God, I Love Elmore Leonard

Leonard, who wrote 45 novels in his career, sometimes reminds me of Hemingway in that he makes writing look so damn simple when what he does is so damn hard.

The other day I read Out of Sight (and yes, I read it in a day) because it just feels so effortless. As I am in the throes of writing my own murder mystery, I took the occasion to remind myself of Leonard's rules of writing. I always appreciate these sorts of lists from writers, but Leonard's have particular resonance for me:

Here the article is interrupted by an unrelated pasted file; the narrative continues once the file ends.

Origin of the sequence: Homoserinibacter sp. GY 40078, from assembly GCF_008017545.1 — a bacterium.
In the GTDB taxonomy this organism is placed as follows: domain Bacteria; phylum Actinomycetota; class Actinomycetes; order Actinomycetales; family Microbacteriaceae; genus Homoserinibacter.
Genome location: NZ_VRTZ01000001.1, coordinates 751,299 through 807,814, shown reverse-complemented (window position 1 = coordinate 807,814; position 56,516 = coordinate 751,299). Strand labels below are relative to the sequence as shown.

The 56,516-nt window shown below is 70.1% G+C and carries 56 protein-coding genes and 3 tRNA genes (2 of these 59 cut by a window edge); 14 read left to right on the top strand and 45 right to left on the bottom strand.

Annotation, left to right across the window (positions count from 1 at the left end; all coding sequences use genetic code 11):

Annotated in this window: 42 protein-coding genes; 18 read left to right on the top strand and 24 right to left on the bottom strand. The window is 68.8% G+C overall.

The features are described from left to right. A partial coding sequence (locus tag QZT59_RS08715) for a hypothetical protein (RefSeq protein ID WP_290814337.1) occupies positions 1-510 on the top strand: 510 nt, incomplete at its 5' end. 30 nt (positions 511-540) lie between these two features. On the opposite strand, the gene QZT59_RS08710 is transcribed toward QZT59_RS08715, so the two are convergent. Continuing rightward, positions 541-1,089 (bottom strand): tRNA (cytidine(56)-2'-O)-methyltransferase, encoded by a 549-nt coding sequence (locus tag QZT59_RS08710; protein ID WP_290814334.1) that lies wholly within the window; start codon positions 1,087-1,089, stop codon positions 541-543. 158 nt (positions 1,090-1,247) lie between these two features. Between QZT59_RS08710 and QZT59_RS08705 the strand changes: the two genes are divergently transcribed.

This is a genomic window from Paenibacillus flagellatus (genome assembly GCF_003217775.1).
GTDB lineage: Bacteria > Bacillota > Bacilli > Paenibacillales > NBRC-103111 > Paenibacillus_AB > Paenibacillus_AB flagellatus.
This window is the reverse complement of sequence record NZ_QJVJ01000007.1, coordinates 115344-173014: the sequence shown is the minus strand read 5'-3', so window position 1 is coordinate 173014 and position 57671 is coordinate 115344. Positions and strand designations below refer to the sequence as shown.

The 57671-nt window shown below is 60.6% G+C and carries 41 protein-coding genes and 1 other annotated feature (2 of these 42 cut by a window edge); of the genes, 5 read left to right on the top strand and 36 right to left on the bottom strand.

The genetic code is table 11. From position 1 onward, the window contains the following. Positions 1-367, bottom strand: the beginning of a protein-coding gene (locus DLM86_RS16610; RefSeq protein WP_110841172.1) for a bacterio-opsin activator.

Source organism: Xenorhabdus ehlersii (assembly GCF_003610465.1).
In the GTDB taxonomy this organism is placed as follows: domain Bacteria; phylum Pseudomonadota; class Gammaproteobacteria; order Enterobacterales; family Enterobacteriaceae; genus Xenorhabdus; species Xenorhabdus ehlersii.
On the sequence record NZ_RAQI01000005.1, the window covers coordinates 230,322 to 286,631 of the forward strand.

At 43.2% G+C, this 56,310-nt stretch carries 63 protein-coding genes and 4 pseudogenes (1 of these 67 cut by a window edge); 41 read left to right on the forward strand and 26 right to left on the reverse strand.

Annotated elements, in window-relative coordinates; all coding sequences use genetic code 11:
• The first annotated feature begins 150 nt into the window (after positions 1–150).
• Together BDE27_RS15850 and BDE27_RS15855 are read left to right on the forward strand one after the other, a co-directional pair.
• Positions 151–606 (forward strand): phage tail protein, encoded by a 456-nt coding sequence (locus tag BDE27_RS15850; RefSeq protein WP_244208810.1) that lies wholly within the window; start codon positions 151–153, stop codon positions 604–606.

1. Never open with the weather.

2. Avoid prologues.

3. Never use a verb other than 'said.'

4. Never use an adverb to modify the verb 'said.'

5. Keep you exclamation points under control.

6. Never use the words "suddenly" or "al hell broke loose."

7. Use regional dialect sparingly.

8. Avoid detailed descriptions of characters.

9. Don't go into great detail describing places and things.

10. Try to leave out the parts readers skip.

Finally, the sine qua non of writing rules: If it sounds like writing, rewrite it.